Britain’s Royal Navy remains the world’s second-strongest fleet and plans to upgrade its carriers. But confronting a fiscal mess even worse than America’s, Britain is decommissioning its old carriers before the new ones are even built.
There have been some astonishing suggestions for ways to paper over the cracks in Britain’s defences.
One is that an American amphibious assault ship should sail up the Thames to protect London during the 2012 Olympics.
Another is that Britain should just build one new carrier rather than two and then merge the carrier forces of the Royal Navy and its ancient rival in France.
In the past few months, Europe has learned what happens when independent governments share a currency. We should not repeat that experiment with a navy.
As the crisis worsens in Libya, the United States and Britain are considering a no-fly zone to stop Gaddafi’s helicopter gunships from massacring rebels.
If it came to this, there will be real fighting – Libya’s 50 SAM-6 missiles along the coast will have to be destroyed. As US Central Command’s General James Mattis observed this week: ‘No illusions here. It would be a military operation. It wouldn’t simply be telling people not to fly airplanes.’
But France, Russia and China resolutely oppose force. An Anglo-French carrier force would be impotent.
In the Libyan case, land-based RAF Tornados and Typhoons flying from Cyprus could share the burden with planes flying from the USS Enterprise, but we cannot assume that every crisis will be within striking distance of an outpost of empire.
Sharing carriers without sharing policy is a plan for paralysis. The West must face two new realities. First, the challenges to nation-states from anarchic, non-state forces – revolutionaries, terrorists, pirates – will only increase.
There will be times when the only way to save lives is via military force; and for the foreseeable future, only the West can provide enough of it.
Second, power and wealth are inexorably shifting from West to East. The industrial revolution began in Britain and unleashed energies that thrust Western Europe into global dominance in the 19th Century.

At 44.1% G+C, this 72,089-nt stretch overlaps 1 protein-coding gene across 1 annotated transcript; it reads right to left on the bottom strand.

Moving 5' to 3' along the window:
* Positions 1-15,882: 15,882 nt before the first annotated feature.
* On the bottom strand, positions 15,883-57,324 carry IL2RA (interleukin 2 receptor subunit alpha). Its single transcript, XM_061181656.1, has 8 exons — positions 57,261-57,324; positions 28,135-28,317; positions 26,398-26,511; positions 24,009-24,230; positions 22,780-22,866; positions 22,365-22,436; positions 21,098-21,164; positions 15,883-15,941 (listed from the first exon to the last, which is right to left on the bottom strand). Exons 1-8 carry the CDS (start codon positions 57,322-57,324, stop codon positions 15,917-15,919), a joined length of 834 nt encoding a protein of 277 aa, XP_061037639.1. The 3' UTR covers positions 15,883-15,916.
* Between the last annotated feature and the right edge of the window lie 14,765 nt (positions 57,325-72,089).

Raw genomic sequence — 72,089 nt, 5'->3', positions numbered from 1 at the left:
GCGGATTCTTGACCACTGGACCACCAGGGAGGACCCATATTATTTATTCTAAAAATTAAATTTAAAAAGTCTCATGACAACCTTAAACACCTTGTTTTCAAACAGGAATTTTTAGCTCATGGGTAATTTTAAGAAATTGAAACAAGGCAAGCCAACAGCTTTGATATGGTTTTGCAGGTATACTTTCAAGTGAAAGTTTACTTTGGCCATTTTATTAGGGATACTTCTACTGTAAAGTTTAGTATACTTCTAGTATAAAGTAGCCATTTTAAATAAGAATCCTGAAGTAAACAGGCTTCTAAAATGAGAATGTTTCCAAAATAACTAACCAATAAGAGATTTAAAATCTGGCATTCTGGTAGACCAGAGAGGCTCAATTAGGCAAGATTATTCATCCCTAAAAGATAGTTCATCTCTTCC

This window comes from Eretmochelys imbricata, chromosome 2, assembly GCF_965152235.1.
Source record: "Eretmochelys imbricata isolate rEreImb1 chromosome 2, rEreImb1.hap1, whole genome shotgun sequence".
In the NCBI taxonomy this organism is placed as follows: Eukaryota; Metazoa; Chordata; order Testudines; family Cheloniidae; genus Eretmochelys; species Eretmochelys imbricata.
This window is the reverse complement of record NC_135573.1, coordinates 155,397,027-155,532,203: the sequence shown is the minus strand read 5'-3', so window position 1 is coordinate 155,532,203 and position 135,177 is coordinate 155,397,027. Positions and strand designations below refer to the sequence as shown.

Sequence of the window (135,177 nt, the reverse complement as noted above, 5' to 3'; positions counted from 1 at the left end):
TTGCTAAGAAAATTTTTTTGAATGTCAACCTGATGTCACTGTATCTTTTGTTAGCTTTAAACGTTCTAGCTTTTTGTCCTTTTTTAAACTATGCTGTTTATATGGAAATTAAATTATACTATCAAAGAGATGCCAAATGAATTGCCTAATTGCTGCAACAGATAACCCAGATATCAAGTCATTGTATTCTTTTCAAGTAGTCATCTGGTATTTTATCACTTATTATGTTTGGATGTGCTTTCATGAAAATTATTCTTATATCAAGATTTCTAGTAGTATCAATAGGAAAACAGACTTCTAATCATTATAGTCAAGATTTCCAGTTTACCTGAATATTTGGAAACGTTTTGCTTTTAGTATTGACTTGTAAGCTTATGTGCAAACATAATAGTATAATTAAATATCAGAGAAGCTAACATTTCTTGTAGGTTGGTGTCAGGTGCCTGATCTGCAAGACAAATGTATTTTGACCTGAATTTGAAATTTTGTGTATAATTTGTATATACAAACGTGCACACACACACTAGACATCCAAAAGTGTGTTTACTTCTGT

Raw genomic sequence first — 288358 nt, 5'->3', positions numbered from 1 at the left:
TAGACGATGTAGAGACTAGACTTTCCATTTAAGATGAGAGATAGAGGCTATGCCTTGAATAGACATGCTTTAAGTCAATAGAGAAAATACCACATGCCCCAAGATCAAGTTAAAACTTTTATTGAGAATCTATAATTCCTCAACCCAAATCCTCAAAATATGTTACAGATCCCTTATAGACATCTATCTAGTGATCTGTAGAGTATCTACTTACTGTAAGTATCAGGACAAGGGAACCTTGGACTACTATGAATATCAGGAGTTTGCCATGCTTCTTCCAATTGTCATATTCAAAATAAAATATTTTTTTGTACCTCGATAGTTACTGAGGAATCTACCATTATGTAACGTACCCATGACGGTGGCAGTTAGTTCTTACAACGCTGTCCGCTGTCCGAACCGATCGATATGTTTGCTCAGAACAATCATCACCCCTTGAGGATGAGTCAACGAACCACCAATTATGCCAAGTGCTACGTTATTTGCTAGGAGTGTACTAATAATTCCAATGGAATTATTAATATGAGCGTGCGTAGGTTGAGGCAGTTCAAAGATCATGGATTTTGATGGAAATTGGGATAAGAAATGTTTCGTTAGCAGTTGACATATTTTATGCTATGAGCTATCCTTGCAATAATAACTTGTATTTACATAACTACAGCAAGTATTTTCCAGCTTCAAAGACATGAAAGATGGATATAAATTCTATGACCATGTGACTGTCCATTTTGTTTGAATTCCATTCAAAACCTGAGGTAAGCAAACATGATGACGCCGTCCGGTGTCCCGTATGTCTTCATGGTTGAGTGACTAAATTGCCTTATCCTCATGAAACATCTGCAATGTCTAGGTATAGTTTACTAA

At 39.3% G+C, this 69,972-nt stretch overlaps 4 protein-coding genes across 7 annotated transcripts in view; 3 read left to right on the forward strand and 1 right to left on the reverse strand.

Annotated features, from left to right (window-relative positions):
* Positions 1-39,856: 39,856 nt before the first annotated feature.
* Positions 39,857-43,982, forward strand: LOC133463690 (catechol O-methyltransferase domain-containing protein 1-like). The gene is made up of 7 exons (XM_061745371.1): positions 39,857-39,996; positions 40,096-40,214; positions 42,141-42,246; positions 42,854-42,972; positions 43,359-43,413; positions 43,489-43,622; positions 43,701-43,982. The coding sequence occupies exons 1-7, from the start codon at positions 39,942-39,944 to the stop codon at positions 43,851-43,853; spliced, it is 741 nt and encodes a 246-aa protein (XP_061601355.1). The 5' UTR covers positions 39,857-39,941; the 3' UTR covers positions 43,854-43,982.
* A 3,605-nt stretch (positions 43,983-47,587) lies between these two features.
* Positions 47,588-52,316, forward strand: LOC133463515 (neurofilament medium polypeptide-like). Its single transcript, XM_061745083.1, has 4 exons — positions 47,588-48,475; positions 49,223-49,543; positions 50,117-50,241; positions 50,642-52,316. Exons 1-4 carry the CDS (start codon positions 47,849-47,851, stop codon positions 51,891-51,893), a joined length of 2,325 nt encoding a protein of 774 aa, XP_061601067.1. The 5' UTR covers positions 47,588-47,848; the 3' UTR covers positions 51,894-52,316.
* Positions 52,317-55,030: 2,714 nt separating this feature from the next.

When North America industrialised, it took Europe’s place and, now that East Asia
is industrialising, it is gaining on the US. It is beyond anyone’s power to stop this process. But there is a lot that the West can do to manage it.
If, for instance, China can be persuaded to keep using its growing naval power to curb pirates and evacuate refugees, everyone will benefit.
But if the West abruptly backs away from the expensive job of maintaining global order, chaos will descend. In that case, the 21st Century’s power shift could be as violent as those of the 19th and 20th Centuries.
In the 1430s, China’s rulers made a conscious decision to end Zheng He’s great voyages. The emperors had sound fiscal reasons for this, just as Western governments have sound fiscal reasons for cutting naval spending today.
When money is tight, economies must be made, and what a fleet costs is easier to see than what benefits it brings.
So China withdrew from the Indian Ocean, the fleet rotted, and its records were lost (or even burned).
And how did that turn out? Well, within 75 years the Portuguese sailor Vasco da Gama had entered the Indian Ocean from the Atlantic.
Twenty years after that, Portuguese ships reached China. Europeans steadily pushed into East Asia’s sphere of trade. The rest, of course, is history.
There is a lesson here. The West should not easily relinquish its control of the waves. Otherwise, how long will it be before we see a Chinese aircraft carrier in the Thames?
Ian Morris is the author of Why The West Rules – For Now: The Patterns Of History And What They Reveal About The Future (Profile, 2010).